We now know that coffee doesn’t really help you stay alert, and that the only magic to be found in so-called Magic Power Coffee is a sudden disappearing act. So, is there any good news about the bean? Turns out there is, at least according to a new metastudy, which finds that coffee might help lower the risk of head and neck cancer.
The study, conducted by Mia Hashibe of the University of Utah, cross-referenced data from nine studies of head and neck cancers with the coffee-consumption patterns of subjects in the studies. The results:
Her analysis showed that people who drank more than four cups of coffee a day had a 39% decreased risk of cancers of the oral cavity and pharynx combined, compared with those who didn’t drink coffee.
“Since coffee is so widely used and there is a relatively high incidence and low survival rate of these forms of cancers, our results have important public health implications that need to be further addressed,” said Hashibe.
The study doesn’t point to a specific ingredient in coffee as being helpful, and other scientists warn that such studies don’t take all relevant factors into account:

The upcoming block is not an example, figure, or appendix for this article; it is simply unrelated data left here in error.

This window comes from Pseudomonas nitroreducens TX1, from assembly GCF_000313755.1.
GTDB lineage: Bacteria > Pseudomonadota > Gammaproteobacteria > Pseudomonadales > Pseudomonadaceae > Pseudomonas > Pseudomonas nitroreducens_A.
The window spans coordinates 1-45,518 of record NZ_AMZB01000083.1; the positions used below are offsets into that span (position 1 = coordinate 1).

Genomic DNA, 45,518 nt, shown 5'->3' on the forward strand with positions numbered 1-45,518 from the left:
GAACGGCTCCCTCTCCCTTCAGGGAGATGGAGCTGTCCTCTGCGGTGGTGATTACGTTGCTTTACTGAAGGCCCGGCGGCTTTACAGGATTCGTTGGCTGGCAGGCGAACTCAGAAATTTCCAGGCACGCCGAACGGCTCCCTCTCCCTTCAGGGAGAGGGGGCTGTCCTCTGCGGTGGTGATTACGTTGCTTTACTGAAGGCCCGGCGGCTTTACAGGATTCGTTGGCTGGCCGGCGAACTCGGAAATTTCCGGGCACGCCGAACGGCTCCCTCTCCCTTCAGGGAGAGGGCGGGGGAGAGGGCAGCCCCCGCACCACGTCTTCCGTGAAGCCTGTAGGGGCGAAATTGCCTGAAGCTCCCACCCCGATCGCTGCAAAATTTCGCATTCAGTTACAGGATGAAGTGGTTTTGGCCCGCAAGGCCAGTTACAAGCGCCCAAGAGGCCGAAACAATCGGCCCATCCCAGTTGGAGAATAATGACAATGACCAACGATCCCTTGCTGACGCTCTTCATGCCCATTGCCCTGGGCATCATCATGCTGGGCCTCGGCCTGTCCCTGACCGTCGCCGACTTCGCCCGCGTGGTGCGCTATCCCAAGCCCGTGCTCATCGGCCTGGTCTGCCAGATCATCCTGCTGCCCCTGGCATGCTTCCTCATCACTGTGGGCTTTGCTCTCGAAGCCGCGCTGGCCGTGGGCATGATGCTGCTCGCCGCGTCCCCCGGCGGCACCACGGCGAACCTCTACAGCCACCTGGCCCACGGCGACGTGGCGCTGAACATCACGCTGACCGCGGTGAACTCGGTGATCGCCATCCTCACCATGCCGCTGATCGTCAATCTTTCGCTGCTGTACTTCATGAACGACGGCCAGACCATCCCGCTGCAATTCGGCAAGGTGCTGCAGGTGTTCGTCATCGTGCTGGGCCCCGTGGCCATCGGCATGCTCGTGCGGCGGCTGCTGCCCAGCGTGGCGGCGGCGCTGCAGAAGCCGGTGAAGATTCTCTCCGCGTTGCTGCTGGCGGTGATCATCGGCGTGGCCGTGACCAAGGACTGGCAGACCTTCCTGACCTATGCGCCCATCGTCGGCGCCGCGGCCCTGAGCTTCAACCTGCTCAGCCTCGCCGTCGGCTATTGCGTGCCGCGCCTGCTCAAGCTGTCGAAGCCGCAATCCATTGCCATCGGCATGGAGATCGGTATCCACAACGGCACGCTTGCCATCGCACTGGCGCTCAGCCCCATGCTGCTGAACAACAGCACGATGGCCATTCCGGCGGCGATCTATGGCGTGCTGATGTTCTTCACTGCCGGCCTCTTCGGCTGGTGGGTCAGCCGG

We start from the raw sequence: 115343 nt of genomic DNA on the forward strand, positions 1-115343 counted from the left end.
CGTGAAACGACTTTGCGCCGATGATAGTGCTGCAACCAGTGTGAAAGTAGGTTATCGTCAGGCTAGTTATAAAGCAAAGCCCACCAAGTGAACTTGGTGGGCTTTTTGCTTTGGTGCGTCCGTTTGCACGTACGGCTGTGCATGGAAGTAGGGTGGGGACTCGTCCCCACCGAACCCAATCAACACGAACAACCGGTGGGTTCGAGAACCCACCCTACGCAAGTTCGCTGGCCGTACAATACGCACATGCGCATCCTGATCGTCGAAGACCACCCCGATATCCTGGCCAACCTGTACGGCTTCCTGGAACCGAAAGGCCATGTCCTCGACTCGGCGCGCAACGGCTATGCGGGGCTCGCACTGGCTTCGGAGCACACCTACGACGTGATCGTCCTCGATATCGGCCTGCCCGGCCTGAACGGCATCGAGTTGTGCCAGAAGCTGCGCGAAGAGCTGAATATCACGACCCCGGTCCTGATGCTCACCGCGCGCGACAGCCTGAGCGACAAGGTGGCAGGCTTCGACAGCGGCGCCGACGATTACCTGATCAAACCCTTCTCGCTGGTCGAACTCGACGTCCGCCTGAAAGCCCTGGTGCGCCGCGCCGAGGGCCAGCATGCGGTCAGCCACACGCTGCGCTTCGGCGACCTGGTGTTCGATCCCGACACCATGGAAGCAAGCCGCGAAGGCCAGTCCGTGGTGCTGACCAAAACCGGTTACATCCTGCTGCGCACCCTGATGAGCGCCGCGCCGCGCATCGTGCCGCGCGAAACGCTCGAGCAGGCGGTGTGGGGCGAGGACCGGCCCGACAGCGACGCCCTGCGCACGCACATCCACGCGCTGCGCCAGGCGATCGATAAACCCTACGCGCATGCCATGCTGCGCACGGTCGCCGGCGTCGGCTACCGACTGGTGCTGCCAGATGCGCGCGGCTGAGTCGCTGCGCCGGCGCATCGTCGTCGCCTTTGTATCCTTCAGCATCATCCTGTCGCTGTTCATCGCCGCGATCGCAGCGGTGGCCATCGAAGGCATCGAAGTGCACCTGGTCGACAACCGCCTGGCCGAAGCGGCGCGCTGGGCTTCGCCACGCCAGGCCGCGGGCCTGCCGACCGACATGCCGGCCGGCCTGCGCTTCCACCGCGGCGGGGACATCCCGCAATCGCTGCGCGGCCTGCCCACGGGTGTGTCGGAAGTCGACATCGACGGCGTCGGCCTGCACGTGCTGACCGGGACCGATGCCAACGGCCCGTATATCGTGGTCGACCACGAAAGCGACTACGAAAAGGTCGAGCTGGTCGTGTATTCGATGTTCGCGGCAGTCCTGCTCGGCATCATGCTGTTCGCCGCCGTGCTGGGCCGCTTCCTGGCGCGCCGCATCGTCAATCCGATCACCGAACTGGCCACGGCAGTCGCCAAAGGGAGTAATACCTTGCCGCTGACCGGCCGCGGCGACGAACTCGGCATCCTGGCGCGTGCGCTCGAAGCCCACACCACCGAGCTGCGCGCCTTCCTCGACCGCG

Ed Yong, head of health information at Cancer Research UK, said: “Coffee is a cocktail of hundreds of different chemicals and we don’t know which of these, if any, could affect the risk of cancer. You often only see benefits in people who drink a great deal of coffee. And studies like these rely on people with cancer remembering how much coffee they drank years ago. We now need studies that look at larger groups of initially healthy people to see if the amount of coffee they drink affects their cancer risk over time.”
That said, we’ll go grab a cup just in case. At least we don’t have to worry about it keeping us awake and alert all night.
Coffee may protect against head and neck cancers [guardian.co.uk]